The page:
A Closer Look: Evan Smotrycz

Dylan Burkhardt
on
Michigan-vs.-Western-Illinois-16-597x397[1]

Ken Pomeroy released his first series of individual player statistics for the 2011 season on Sunday afternoon which allows us to dive a little deeper into the performance of notable 2011 Wolverines. The first player we’ll examine is Evan Smotrycz. A large jump in production was expected from Smotrycz this season. At the time he was committed he was the most highly regarded commitment of John Beilein’s tenure, his skillset is a great fit for John Beilein’s offense and he spent the summer adding muscle necessary to compete in the Big Ten.

Smotrycz has shown improvement through eight games but his performances have been far from frustration free. Despite those sometimes maddening moments, he’s on track to improve in almost every statistical category this season.

It’s only a seven game sample size (Pomeroy only includes D1 opponents) but the numbers don’t lie:

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No one is going to call Smotrycz an imposing force in the paint but there’s no denying that he’s a more aggressive player this season. His turnaround has started inside the arc – the area of the floor he tended to avoid as a freshman. He attempted 61% of his field goals from three point range as a freshman compared to 34% this season. Even more importantly, Smotrycz is making his two pointers at a higher rate this season. He’s been almost twice as effective on both of the offensive and defensive glass and is even blocking more shots than we saw a season ago.

Iowa-State-at-Michigan-22-400x600[1]The rebounding stands out as the most encouraging development with Smotrycz’s game. At 6-foot-9, Smotrycz’s freshman rebounding numbers were barely a shade above unacceptable. His defensive rebounding rate as a freshman compared to players like Keith Appling, Alex Marcotullio and Ryne Smith and was markedly lower than guards like Talor Battle, Josh Gaser and Verdell Jones. This year Evan is one of Michigan’s top two rebounders and ranks in the top 10 of eligible Big Ten players in defensive rebounding percentage. Smotrycz has matched or surpassed his freshman year best single game rebound total of seven in three of Michigan’s eight games.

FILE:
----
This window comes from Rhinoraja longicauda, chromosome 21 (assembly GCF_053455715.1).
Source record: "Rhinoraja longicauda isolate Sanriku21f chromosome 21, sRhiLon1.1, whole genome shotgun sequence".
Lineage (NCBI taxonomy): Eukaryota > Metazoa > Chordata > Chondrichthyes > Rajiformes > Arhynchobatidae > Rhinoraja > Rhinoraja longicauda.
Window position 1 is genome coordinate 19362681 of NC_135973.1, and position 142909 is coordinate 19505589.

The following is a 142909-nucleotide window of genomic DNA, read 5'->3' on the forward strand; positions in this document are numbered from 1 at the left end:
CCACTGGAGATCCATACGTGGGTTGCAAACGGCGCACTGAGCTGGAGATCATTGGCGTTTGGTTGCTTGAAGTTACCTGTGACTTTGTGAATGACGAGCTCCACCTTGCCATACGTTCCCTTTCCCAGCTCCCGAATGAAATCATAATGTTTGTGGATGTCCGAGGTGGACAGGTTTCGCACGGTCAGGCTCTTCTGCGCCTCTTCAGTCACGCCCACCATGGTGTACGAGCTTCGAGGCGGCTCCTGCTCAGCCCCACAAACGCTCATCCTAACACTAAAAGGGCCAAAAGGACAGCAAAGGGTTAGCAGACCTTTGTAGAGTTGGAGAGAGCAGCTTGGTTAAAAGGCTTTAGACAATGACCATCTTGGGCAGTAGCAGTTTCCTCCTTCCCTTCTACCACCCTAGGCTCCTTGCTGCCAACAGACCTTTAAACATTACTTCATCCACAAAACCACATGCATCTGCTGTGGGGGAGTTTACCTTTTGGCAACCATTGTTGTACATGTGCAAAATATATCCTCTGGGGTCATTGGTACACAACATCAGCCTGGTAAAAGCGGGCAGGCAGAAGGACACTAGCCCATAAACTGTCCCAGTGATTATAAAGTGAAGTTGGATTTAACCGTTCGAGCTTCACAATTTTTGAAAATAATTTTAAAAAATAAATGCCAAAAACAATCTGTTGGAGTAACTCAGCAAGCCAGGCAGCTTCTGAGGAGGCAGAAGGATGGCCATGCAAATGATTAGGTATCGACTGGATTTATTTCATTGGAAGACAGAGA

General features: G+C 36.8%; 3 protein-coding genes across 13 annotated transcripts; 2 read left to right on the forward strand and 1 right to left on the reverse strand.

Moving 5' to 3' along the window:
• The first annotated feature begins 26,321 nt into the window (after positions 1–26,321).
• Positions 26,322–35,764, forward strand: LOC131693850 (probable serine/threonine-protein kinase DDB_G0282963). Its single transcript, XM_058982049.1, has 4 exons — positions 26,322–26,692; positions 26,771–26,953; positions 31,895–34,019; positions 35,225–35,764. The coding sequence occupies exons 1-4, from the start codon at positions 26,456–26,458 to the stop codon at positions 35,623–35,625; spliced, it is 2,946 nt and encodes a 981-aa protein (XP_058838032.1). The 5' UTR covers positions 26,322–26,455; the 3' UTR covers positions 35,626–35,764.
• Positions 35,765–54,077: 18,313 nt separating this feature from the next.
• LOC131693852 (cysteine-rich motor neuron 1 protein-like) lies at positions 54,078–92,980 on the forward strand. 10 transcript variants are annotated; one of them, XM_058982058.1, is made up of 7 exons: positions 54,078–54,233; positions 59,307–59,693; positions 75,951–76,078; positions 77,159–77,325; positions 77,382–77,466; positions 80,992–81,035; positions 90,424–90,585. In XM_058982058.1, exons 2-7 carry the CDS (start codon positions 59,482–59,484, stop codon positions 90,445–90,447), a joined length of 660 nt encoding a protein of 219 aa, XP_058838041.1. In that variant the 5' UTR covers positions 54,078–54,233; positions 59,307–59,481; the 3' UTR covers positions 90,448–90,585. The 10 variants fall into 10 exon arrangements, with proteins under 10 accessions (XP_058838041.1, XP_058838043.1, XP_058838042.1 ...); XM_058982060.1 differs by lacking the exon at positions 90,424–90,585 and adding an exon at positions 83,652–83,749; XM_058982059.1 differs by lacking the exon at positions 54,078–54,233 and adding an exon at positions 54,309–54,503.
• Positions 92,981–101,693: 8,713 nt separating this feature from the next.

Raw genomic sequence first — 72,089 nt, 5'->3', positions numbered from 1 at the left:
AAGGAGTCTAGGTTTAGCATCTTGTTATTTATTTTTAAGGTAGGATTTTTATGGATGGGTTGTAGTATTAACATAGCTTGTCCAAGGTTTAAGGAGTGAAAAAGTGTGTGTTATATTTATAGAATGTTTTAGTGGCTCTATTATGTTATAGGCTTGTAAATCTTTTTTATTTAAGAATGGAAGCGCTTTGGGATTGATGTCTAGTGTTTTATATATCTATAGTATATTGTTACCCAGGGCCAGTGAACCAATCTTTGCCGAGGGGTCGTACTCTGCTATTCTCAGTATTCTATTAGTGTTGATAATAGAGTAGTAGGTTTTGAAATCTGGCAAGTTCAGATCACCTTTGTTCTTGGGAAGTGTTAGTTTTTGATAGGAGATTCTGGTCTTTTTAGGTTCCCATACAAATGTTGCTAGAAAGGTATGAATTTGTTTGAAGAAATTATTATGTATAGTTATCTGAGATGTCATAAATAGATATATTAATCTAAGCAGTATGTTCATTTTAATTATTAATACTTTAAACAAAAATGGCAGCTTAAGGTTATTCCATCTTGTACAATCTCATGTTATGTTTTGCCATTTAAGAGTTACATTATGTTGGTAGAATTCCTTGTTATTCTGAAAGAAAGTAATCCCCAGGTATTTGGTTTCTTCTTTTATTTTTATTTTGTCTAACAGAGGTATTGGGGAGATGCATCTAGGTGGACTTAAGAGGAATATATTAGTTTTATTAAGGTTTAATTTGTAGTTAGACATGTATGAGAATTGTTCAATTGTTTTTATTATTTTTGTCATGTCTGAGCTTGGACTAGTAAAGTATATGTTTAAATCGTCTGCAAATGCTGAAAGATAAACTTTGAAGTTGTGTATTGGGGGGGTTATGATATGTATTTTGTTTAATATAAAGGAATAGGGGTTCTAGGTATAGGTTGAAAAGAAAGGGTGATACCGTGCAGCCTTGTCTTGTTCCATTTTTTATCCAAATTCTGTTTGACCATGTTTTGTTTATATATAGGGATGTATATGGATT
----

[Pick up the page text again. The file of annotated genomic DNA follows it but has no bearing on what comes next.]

Despite all of the improvements statistically, it has still been maddening to watch Smotrycz play at times this season. One of the primary reasons why is obvious: fouls. Smotrycz has been unable to shake the tendency to pick up ticky tack fouls and it has significantly limited his playing time. He’s being whistled for 6.2 fouls per 40 minutes which is .8 fouls more per 40 than a season ago and the second worst rate among Big Ten players that have played over 40% of their teams minutes this season.

Smotrycz has picked up two first half fouls in three games and averages his first foul call by the second media timeout. He’s only made it to the 15 minute mark in the second half with less than two fouls in one game this season and has fouled out in three of the last four games.

Smotrycz’s foul problems might be compounded by his second problem – his on court demeanor. He’s playing a more physical style of basketball – defensively, on the glass and diving for loose balls – but he still seems to get frustrated too easily. He has the tendency to let bad stretches of play early affect his whole game and is certainly apt to pick up frustration fouls.

Evan’s improvement has been as impressive and tangible as any other player on the Michigan roster but he also hasn’t come close to his potential. Michigan needs him to be a guy that can play 30 minutes per game at the four and five, provide match-up problems, hold his own defensively and score the ball. Those are significant expectations but this offense is dying for a No. 3 scorer and Smotrycz’s skillset fits the bill. As the season progresses, Smotrycz’s production is certain to be a bellwether of Michigan’s success.